Please note: You are viewing the unstyled version of this website. Either your browser does not support CSS (cascading style sheets) or it has been disabled. Skip navigation.

ITP 1 Deployment Operations

   Print  PDF  Change text to small (default) Change text to medium Change text to large

Enlarge Image

Deployment of ITP1 begins with the transportation of the personnel and equipment to the icefloe.  Here the 790 m tether spool is delivered by helicopter pilot Chris Swannell.

Enlarge Image

Kris Newhall, John Kemp, and Rick Krishfield reach the end of a flight section while augering the 10" diameter hole through the ice of the ITP.  Meanwhile, Doug Sieberg begins installing the IMB.

Enlarge Image

Doug Sieberg starts the IMB buoy in the foreground while the ITP deployment continues in the background and Bosun Robert Taylor keeps a lookout for bears.

Enlarge Image

Winchman Peter King guides the ITP surface package toward the hole while the last segment of the tether is lowered, while a mast for suspending ice sensors for the IMB is assembled.

Enlarge Image

Doug Sieberg covers the IMB cables with snow to complete the IMB installation.  The mast on the left supports an air temperature sensor, a downward pointed echo sounder for monitoring snow depth, and an upward pointed echo sounder (below the ice) to monitor ice thickness.  An ice thermistor string protrudes from the ice to the right of the main buoy which takes the readings from all of the sensors (including barometric pressure) and transmits these information back in near-real time.

Enlarge Image

The deployment team poses at the conclusion of operations.  From left: Ryan North, Doug Sieberg, Kris Newhall, Rick Krishfield, John Kemp, Peter King, Waldeck Walczowski, and Robert Taylor.
Photos by Chris Linder.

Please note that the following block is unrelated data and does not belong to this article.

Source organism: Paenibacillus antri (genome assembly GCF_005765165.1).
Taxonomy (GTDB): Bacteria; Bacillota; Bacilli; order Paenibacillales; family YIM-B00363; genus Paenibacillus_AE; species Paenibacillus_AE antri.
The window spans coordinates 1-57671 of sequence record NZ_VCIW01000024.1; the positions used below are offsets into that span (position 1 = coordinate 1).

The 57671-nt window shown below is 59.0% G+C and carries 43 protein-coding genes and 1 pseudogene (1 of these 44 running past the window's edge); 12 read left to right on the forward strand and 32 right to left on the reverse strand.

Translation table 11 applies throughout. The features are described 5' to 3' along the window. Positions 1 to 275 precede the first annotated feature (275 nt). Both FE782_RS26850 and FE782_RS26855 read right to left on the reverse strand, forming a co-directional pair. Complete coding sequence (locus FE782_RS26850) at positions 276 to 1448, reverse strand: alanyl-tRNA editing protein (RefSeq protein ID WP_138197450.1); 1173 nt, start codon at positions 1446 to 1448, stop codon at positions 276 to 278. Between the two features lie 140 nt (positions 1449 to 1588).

ITP 1 was deployed as part of an Ice-Based Observatory cluster with IMB 07949 in 2005.  To find a suitable floe for deploying the cluster, a helicopter reconnaissance was undertaken in the afternoon of August 14.  One old floe was landed on and drilled with a 2” hand auger; however, the thickness was greater than 5 m, so was too thick.  The second floe that was surveyed was relatively small (only about 100 m in length), ridged all around, and had sufficient level area between several large melt ponds.  When drilled, it measured 4.6 m in thickness with 55 cm of freeboard so was suitable.  The GPS position was obtained and the site was marked with several trash bags filled with snow so that it could be relocated.

By the next morning, the ship was positioned in the lead next to the selected ice floe, where a lone seal was spotted swimming.  Between 10:00 and 11:30 MDT (16:00-17:30 UTC), all of the personnel and gear are conveyed to the ice floe in 3 flights and 4 sling loads.  While drilling the 10” diameter hole for the ITP we are pleased to find that the ice is much harder than the rotten ice ITP 2 was deployed on last year.  The deployment proceeds smoothly and the ITP is completely deployed only 1.5 hours after everything arrived on the ice.

Meanwhile, the helicopter required repairs, so after the IMB installation was finished, all of the deployment gear had to be hauled to an adjacent ice floe and loaded onto the small boat for transportation back to the ship.  All operations were complete and everyone was back onboard by 22:30 UTC.

More information and photos on the deployment operation are also available here and at:

Last updated: September 21, 2017

whoi logo

Copyright ©2007 Woods Hole Oceanographic Institution, All Rights Reserved, Privacy Policy.
Problems or questions about the site, please contact